The gāthās of the Sūtra of the Lotus Flower of the Wonderful Dharma
Were sung [by the Buddha] to expound the true teaching,
That is, [to expound] the Way which Bodhisattvas should practice.
The gāthās were as many as there are sands in the River Ganges.

Having expounded this sūtra, the Buddha entered a quiet room,
And practiced dhyāna-concentration.
Concentrating his mind, he sat at the same place
For eighty-four thousand kalpas.

Seeing him still in dhyāna,
The śramaṇeras wished to expound
The unsurpassed wisdom of the Buddha
To many hundreds of millions of living beings.

They each sat on a seat of the Dharma
And expounded this sūtra of the Great Vehicle.
Also after the peaceful extinction of that Buddha,
They proclaimed this sūtra, and helped propagate it.

They each saved
Six hundred billions of living beings,
That is, as many living beings
As there are sands in the River Ganges.

After the extinction of that Buddha,
Some heard the Dharma [from one of the śramaṇeras].
They were reborn in the world of a Buddha,
Accompanied by [the śramaṇera, that is,] their teacher.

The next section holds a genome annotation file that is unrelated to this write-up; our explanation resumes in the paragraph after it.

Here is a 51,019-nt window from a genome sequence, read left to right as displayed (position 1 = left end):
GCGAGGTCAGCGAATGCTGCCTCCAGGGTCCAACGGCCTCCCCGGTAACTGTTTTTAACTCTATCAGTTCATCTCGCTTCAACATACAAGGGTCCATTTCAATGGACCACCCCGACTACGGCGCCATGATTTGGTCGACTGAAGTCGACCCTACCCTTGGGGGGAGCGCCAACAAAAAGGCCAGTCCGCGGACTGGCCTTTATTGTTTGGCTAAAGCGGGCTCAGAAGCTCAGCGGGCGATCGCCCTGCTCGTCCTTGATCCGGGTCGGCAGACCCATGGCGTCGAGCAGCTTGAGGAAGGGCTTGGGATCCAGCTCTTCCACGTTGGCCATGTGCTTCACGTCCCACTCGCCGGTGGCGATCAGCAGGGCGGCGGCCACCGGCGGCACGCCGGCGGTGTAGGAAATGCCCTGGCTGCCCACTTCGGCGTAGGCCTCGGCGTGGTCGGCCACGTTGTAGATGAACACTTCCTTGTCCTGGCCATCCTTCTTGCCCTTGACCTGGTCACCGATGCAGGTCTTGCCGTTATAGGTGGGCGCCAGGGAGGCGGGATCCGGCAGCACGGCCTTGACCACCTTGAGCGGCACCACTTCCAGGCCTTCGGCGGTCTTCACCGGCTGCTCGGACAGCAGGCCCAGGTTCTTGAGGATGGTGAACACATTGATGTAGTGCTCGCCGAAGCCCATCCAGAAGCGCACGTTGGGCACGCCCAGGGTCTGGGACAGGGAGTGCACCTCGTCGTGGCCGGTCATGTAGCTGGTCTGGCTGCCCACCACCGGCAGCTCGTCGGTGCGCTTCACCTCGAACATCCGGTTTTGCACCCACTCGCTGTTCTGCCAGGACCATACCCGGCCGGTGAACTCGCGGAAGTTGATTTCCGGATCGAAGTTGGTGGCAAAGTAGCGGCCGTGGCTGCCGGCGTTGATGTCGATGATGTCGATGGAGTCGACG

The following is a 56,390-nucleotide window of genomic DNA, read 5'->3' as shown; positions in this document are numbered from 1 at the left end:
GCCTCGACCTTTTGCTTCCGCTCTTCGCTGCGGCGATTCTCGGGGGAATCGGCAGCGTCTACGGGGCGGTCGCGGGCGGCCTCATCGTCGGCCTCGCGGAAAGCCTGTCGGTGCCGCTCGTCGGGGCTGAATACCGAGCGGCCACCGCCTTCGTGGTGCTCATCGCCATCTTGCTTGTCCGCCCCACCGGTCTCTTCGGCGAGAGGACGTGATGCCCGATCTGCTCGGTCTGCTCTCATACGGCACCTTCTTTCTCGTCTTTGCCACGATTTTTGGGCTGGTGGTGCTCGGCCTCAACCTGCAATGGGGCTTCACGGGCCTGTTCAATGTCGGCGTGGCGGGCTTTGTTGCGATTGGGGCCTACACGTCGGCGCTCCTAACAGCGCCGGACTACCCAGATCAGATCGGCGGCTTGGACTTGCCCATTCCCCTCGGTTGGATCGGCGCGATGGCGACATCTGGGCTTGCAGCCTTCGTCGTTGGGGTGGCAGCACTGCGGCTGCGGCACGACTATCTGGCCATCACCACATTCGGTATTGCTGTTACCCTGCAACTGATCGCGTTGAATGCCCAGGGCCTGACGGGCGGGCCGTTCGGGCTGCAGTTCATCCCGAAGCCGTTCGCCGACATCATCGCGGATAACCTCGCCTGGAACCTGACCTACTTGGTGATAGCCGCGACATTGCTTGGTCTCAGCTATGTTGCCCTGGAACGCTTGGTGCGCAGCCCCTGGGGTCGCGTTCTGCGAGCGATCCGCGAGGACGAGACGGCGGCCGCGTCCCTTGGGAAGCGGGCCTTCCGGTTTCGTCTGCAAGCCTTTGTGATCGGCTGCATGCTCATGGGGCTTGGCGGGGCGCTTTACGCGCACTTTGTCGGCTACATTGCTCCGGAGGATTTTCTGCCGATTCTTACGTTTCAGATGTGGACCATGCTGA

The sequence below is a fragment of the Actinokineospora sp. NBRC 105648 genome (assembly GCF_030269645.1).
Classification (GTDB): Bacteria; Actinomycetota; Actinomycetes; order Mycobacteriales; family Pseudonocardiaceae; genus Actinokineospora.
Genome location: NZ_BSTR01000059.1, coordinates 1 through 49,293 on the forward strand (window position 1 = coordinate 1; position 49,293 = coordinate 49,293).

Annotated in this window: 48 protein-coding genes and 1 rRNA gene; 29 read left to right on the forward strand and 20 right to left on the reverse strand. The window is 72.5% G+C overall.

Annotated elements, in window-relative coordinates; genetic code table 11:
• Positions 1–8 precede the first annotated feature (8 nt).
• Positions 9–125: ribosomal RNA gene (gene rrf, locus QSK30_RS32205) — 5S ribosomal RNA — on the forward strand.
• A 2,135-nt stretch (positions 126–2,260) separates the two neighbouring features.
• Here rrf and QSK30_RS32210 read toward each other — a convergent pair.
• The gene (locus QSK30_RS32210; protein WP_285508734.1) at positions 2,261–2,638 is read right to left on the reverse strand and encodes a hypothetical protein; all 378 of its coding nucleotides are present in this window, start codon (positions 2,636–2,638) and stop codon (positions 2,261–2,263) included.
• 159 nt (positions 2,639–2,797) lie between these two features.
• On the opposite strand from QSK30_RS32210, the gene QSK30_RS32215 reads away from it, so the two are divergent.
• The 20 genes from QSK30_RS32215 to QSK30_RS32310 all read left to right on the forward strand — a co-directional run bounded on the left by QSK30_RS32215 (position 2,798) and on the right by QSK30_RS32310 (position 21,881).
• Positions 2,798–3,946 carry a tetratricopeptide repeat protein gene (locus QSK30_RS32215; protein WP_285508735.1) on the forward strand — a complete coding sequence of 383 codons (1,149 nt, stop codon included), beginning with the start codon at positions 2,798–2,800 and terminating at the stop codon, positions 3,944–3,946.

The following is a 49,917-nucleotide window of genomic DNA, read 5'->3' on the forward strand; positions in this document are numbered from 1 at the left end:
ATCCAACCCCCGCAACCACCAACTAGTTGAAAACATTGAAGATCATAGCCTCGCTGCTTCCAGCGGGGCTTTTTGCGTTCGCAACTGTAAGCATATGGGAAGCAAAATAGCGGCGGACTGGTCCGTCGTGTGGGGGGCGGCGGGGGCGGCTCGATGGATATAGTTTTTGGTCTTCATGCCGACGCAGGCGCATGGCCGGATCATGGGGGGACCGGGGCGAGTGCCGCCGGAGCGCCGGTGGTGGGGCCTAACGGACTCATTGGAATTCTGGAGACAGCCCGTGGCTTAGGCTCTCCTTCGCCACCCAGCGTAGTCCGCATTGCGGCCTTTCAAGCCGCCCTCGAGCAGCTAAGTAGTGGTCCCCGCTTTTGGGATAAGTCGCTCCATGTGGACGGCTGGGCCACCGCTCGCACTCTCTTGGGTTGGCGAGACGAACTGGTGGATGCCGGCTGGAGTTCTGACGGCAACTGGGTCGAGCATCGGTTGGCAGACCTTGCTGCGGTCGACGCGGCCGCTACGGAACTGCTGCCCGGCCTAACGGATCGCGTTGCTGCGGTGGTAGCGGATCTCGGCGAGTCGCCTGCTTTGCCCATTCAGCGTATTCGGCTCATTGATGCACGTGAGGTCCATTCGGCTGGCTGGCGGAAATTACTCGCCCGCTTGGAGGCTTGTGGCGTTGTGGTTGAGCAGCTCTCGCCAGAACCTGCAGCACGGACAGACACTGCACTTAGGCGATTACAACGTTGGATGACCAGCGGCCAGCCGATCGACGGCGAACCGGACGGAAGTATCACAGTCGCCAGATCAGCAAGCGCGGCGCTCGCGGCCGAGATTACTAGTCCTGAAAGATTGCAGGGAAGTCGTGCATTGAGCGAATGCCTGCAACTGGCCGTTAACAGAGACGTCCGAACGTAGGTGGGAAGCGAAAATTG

See yesterday’s note for where I am and why I’m not adding any comment to these posts.

Evening service

Day 12

Day 12 concludes Chapter 7, The Parable of the Magic City, and completes the Third Volume of the Sutra of the Lotus Flower of the Wonderful Dharma.

Having last month heard in gāthās of the long-delayed awakening of Great-Universal-Wisdom-Excellence Buddha, we witness in gāthās the turning of the wheel of the Dharma by the Buddha.

The palaces of the Brahmans
Of five hundred billion worlds in the east
Were illumined
More brightly than ever.

Traveling to find [the place from where the light had come],
The Brahmans of those worlds came to that Buddha.
They strewed flowers and offered them to him.
They also offered their palaces.

They praised him with gāthās,
And begged him to turn the wheel of the Dharma.
The Buddha sat in silence although he was begged
Because he knew that the time was not yet ripe for that.

The Brahmans came also from the three other quarters,
From the four intermediate quarters, zenith, and nadir.
They strewed flowers, offered their palaces,
And begged the Buddha to turn the wheel of the Dharma, saying:

“It is difficult to meet you.